For many of the largest U.S. pension funds, it seems, the world — particularly the developing one — is their oyster.
Among defined benefit funds in the nation’s 200 largest retirement plans, assets invested in emerging markets securities jumped 33% to $146 billion for the 12 months ended Sept. 30, according to Pensions & Investments’ annual survey.
The boost in emerging markets was powered by equities, which saw a 29.6% gain to $127.9 billion, while debt, though smaller by assets, saw a much larger percentage increase, 62.5%, to $18.2 billion.
Meanwhile, global equity increased 14.6% to $97.3 billion, active global/international bonds rose 6.4% to $71.1 billion and active international equities gained 12.9% to $371.8 billion.
When adjusted for the market, emerging markets equity was up 10.5%; emerging markets debt gained 34.7%; global/international bonds rose 1.3%; global equity dropped 5.8%; and international equity fell 6.2%;. The MSCI All-Country World index was up 21.73% for the 12 months ended Sept. 30; the MSCI Emerging Markets equity index, 17.25%; the MSCI EAFE, 14.86; Barclays Global Aggregate Bond index, 5.07%; and the J.P. Morgan Emerging Markets Bond index, 20.59%.
Among the biggest shifts reported in emerging markets equity were the $88 billion New York State Teachers’ Retirement System, Albany, reporting $2.31 billion as of Sept. 30, up from $165 million a year earlier, and the $25 billion defined benefit plan of United Parcel Service Inc., Atlanta, which is reporting $1.3 billion in emerging markets equity, up from $754 million.
In global equity, the bigger shifts included those of the $21 billion Mississippi Public Employees’ Retirement System, which reported $1.18 billion, up from $267 million, and UPS, reporting $2.4 billion from $462 million.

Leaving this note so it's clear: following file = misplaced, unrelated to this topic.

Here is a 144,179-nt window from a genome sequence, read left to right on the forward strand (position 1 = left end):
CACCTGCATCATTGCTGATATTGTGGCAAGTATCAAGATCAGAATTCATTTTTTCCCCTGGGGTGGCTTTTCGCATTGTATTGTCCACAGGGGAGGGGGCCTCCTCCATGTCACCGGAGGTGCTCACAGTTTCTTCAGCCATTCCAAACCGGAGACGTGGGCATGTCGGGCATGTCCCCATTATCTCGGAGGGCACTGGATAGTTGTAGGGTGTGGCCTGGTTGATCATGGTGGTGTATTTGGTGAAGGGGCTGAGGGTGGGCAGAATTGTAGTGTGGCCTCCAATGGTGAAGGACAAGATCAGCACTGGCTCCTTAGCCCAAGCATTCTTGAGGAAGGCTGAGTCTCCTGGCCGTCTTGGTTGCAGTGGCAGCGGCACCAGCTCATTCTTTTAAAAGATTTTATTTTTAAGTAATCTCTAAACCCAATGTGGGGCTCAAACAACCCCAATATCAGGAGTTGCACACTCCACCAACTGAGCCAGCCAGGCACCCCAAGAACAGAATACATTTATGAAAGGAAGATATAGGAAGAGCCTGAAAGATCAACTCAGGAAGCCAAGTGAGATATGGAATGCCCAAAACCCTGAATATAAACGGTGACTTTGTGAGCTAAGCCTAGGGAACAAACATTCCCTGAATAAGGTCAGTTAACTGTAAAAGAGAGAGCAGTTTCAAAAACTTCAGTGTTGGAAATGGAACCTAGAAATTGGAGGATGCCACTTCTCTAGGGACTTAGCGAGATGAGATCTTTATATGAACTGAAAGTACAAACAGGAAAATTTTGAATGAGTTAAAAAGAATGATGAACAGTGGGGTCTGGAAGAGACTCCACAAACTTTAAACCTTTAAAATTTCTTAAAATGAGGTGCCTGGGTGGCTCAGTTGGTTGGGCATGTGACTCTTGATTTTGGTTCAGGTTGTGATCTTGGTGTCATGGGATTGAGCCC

In aggregate, defined benefit plans in the top 200 had 2.8% of assets invested in global equity as of Sept. 30, up a tick from 2.6% a year earlier. Corporate plans within that universe had an average 2.3% invested in global equity in the latest survey, up from 1.8%; public plans, had 2.8%, up only 10 basis points; and union plans had 6.3% invested, compared with 5.6% a year earlier. In international equity, the aggregate investment among defined benefit funds was 18.2%, up from 17.4%. Corporate plans were at 14.9%, up from 13.5%; and public plans, at 19.1%, were up from 18.4%. Union plans, however, saw a slight drop, to 10.3% from 10.5%.
“More and more, we’re seeing with our clients the global shift in allocations,” said Thomas McAuliffe, managing director and head of global investment consulting for Bank of America Merrill Lynch, New York, which manages $48 billion in pension assets, mostly for corporate and Taft-Hartley plans. “Emerging markets has also been a big play, and no surprise it’s more on the equity side.”